I’m telling you guys, I just don’t understand what’s going on. Is Jeff Probst trying to con us or something? Think about it, remember back before Worlds Apart when our favorite host talked so glowingly about the season, then we were left with a hard-to-watch dud? This season, he tempered expectations oh so much and, I’ve got to say, especially after last episode, we’re watching a hell of a season.
I have no idea why Probst did this. Maybe it’s going to be an all-women finale? Maybe after Dan and Will’s behavior during Worlds Apart Probst understood not to hype a season full of bullying? I’m not sure. And, frankly, I don’t care anymore. I’m going to enjoy the ride and this week marked the apex of the season so far.
Let me start by saying I think Cydney and Aubry made a huge mistake this week. This was not good strategy. This was being locked into on one decision (booting Julia) and not be able to course correct after that avenue became blocked. I don’t think we’re talking in a few weeks about how this decision catalyzed Cydney or Aubry’s run to a victory. Nope. Not at all.
But let’s talk about all that happened while discussing theory, shall we? Today we’re going to apply self-regulation theory, another theory coming from the world of social psychology, a world we surprisingly visit often even though I myself am more of a sociologist. Anyway, last season we talked about social learning theory, which was first discovered by Albert Bandura, one of the absolute rock stars of social psychology (I know, I know, that’s an oxymoron).
Bandura’s made a huge impact on understanding how human’s make decisions, how they learn and, for people like me, how media plays a role in all this. For self-regulation theory, Bandura introduced it, but numerous other researchers modified it over the years.
OK, so the basic idea behind self-regulation theory? The theory essentially talks about willpower without ever mentioning that word. It says that we want things that aren’t necessarily good for us. For example, some afternoon, I might want to spend the entire day on the couch, eating McDonald’s and watching Netflix. But when this want appears in my subconscious, I know I have work to do, and that McDonald’s is generally unhealthy, so I don’t do it. I’ve self-regulated.
According to some applications of theory, not only do people vary in their ability to self-regulate, but it’s also more difficult for people to do so once they’ve made up their mind in a certain way. And this brings us to Aubry and Cydney.
From my perspective, Aubry and Cyndey were in control this episode. They came together and ditched Nick last week and now had the opportunity to really put their stamp on the game, to make the season their own. They saw Kyle/Jason, Scot and Tai acting like moronic and just plain mean 5-year-old babies, but they also saw Julia transparently playing both sides. They decided Julia needs to go and, oh maybe with that vote some idols would be flushed along the way.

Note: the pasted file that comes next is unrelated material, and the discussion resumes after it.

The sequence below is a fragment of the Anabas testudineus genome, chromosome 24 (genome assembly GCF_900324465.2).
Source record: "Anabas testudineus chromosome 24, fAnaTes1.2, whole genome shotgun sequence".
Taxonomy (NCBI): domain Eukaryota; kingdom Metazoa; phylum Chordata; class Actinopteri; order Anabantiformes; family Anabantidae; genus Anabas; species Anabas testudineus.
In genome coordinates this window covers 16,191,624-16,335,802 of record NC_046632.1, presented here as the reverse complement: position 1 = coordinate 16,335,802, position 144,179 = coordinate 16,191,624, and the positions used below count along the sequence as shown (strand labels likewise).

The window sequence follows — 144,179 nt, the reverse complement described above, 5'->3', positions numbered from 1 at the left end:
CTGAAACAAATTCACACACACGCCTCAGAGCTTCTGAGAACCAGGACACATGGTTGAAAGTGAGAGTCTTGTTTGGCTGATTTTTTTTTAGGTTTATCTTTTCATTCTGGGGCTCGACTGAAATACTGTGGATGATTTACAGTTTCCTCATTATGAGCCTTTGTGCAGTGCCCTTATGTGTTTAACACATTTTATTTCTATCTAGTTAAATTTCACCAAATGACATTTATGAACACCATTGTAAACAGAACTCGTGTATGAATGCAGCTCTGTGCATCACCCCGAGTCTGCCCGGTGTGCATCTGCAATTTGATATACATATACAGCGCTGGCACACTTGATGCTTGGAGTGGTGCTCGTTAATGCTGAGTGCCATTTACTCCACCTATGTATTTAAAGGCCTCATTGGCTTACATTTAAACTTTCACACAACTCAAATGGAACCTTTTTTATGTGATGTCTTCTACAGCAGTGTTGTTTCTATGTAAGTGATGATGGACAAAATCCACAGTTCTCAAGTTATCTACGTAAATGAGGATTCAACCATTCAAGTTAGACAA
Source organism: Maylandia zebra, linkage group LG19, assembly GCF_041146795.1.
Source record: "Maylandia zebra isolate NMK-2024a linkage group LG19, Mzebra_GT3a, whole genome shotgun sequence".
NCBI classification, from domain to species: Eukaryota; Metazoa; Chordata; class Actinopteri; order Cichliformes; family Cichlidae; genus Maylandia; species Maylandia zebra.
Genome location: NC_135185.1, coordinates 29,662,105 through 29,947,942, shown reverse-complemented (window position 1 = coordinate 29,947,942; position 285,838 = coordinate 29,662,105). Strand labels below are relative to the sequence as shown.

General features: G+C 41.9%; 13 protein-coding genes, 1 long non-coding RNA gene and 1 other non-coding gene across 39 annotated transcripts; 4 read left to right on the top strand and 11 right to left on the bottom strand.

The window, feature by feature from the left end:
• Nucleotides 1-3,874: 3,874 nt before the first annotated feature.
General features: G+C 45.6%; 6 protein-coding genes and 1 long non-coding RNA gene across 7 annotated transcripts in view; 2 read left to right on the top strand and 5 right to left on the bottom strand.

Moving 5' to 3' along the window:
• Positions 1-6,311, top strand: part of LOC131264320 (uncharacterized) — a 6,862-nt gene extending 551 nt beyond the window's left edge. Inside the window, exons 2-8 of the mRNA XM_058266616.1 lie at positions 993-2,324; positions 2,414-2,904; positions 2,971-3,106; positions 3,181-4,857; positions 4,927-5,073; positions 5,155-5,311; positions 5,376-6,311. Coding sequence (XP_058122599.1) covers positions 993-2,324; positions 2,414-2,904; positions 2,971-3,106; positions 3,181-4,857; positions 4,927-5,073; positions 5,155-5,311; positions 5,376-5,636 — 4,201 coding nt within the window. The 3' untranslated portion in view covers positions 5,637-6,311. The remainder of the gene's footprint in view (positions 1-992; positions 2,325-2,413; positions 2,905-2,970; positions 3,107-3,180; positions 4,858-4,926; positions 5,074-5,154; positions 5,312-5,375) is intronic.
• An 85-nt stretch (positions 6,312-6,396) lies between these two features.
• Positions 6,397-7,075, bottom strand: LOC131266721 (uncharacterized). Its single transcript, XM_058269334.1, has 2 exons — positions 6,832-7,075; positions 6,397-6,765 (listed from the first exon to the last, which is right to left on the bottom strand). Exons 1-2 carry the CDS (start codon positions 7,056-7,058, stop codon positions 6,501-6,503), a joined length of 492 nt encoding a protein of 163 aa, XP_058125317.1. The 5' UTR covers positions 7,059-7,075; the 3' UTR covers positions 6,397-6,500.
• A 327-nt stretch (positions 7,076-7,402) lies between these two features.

Great plan. We know that Aubry and Cydney both correctly saw straight through Julia.
But then the immunity challenge ends and, well, our duo with the power needs to change course. Unfortunately for them, in my mind, the course they chose was simply bad strategy.
I think that Aubry and Cydney had made up their minds that getting rid of one of three infantile dudes was a bad move. In the context of voting out Julia, maybe it was. But in the absence of Julia as a target, this is not a good move at all. And if they thought about it, they probably would have been right. But they couldn’t self-regulate. They wanted someone from their alliance gone and simply couldn’t pivot strategically.
Let’s break it down, conceding Aubry and Cydney in the decision-making seat. They knew, according to Deb’s exit interviews, that Scot didn’t have an idol. Why not split the vote between Scot and, say, Joe? I know you’re trusting Julia, but she’d have no problem ditching Joe, who seems like a far larger strategic liability than Debbie. You tell Debbie and Joe to vote Scot, along with Aubry, and then you have Cydney, Julia and Michele vote Joe. By doing this you keep Debbie, who’s clearly a better strategist than Joe and incredibly loyal, or you actually get rid of Scot because nobody wants to use an idol to save a millionaire.
I really believe that Aubry and Cydney just had it in their minds that one of the three guys should not go home, and so they just couldn’t regulate that opinion. And they went and, potentially, completely screwed up their own game. The guys (and maybe Julia) have tons of power now, and Aubry and Cydney have gone and screwed over Joe for the second time. We’ll see how this ends for Aubry and Cydney, but I can’t imagine well ….
This season just keeps getting better in my mind. But the one thing sits in the back of my head: Aren’t we waiting on one more person pulled from the game? Let’s hope not since we’re too close to an end to see that. But, again, I’m just going to enjoy the ride since I came into this season pessimistically and now I’m thinking this is a top-15 season with room to move on up.
For this next part, where we talk about the players, let me explain what I would do in their shoes right now:
And that’s all I’ve got for this week. We’ll check back next Friday. Have a great week everyone and let’s do some talking in the comments section.
Pat Ferrucci started watching Survivor when episode two of Borneo first aired. He’s seen every episode since. Besides recapping here, he’ll be live-tweeting this season from the Mountain Time Zone. Why? Because nobody cares about the Mountain Time Zone except when they want to ski. Follow him @patferrucci for Survivor stuff and tweets about anything and everything that enters his feeble mind.